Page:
Still, I had to ask myself: Was I prepared for business suits and perfunctory pumps? Or was there a place where I could be myself?
I met April Reddickin 2008 when I invited myself to join her trip to Hong Kong Fashion Week with 20 of her Howard fashion merchandising students. April is a formidable designer whose fashions have been featured in Modern Bride and worn by Erykah Badu and Jill Scott. She graduated from Howard University School of Law in 1990 and has been trying to reconcile her creative urges within the legal field since.
“I really want to teach and practice fashion law,” she told me.
Fashion and law? Aren’t those terms oxymoronic? I wondered.
Then I noticed that one of the blogs I follow (Simone Butterfly’s YooHooDarling!) often posts about fashion-related legal issues, such as counterfeit stings, and designer knockoff stories. I decided to investigate the blogger.
Turns out “Simone” is Mariessa Terrell, a Washington fashion lawyer specializing in intellectual property matters. Her legal fashion role model was her mom, retired D.C. judge Mary Terrell, who fondly refers to herself as a “hat person.”
“Hats make me feel like ‘Alice in Wonderland’ — I can change my mood or attitude,” Mary Terrell said. As a U.S. attorney, she would wear a hat to court, take it off, handle her cases, then put it back on. After she was appointed to D.C. Superior Court in 1997, she’d removed her hat before she went on the bench. Today, she said, “I have over 200 hats and my own hat room.
“I never let anyone set the style for me,” Terrell added. “I pick a hat first and then decide what goes with the hat.”
Besides the obvious fashion influences, the fact that her mother was a lawyer and a judge “kept me from being intimidated by the law,” said Mariessa, who attended Howard University Law School. “I thought, ‘I can mold the law to fit me.’ ”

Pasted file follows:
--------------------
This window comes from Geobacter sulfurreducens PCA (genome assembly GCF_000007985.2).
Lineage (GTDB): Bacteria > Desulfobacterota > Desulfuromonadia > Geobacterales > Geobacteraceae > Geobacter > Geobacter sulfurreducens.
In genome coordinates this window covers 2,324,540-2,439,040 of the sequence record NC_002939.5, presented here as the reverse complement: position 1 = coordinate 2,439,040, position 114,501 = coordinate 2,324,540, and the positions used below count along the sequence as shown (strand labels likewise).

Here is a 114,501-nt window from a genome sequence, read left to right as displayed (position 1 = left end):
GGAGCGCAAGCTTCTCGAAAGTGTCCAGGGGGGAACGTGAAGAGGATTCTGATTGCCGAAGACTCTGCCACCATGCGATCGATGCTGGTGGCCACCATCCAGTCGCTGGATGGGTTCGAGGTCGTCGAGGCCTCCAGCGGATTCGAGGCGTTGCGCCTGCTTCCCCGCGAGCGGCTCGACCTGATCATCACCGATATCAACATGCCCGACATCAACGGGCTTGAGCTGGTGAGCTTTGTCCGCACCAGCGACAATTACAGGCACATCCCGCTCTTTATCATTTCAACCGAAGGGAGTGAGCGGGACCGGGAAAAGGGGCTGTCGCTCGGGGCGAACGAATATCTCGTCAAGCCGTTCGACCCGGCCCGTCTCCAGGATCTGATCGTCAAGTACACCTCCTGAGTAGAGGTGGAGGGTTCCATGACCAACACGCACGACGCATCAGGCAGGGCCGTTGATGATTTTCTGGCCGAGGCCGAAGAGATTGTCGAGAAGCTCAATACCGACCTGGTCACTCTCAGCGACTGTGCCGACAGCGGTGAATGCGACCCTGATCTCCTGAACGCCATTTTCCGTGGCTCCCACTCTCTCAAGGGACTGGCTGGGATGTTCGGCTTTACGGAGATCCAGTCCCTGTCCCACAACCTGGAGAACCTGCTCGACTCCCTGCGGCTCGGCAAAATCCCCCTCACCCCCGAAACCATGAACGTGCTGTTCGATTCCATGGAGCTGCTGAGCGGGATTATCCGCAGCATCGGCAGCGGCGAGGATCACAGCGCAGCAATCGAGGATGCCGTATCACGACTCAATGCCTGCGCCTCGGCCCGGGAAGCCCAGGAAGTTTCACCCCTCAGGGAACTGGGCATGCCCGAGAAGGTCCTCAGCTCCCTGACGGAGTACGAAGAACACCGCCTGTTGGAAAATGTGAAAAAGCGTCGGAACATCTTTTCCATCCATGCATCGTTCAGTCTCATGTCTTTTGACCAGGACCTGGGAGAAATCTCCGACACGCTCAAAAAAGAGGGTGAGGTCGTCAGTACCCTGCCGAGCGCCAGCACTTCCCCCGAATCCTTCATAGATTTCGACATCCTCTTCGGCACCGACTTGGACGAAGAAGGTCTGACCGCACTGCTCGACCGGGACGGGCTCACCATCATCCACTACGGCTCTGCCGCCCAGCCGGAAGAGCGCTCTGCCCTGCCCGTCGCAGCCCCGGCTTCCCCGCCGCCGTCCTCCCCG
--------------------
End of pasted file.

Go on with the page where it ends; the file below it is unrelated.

I was struck by her decision to take charge of her own legal career. I hadn’t done that. She asked me if I wanted to come to a fashion law symposium at Howard.
Are Christian Louboutin soles red? I wanted to shout.
I sat transfixed by what I had initially thought oxymoronic. Fashionable female lawyers. A whole panel of them.
Mariessa, the moderator, wore a fitted bespoke navy suit with sparkling ankle-strapped heels that a modern-day Dorothy, of “Wiz” fame, might have chosen. Business attire, but certainly not business as usual.
She had told me earlier that she found law school to be difficult until her third year, when she enjoyed her trademark and copyright classes because they “felt creative.”
After law school, Mariessa clerked for a female D.C. Superior Court probate judge and took dressing cues from her. “But I resented that I had to conform to a certain look.” Post clerkship, she worked with the U.S. Patent and Trademark Office, where she was assigned to a department that dealt with fashion goods — “nirvana.” Mariessa never intended to be a litigator, and part of that was a sartorial choice. So, her casual government office was a place for Mariessa to shine fashion-wise. She knew, however, to dress more conservatively when it was time to meet clients.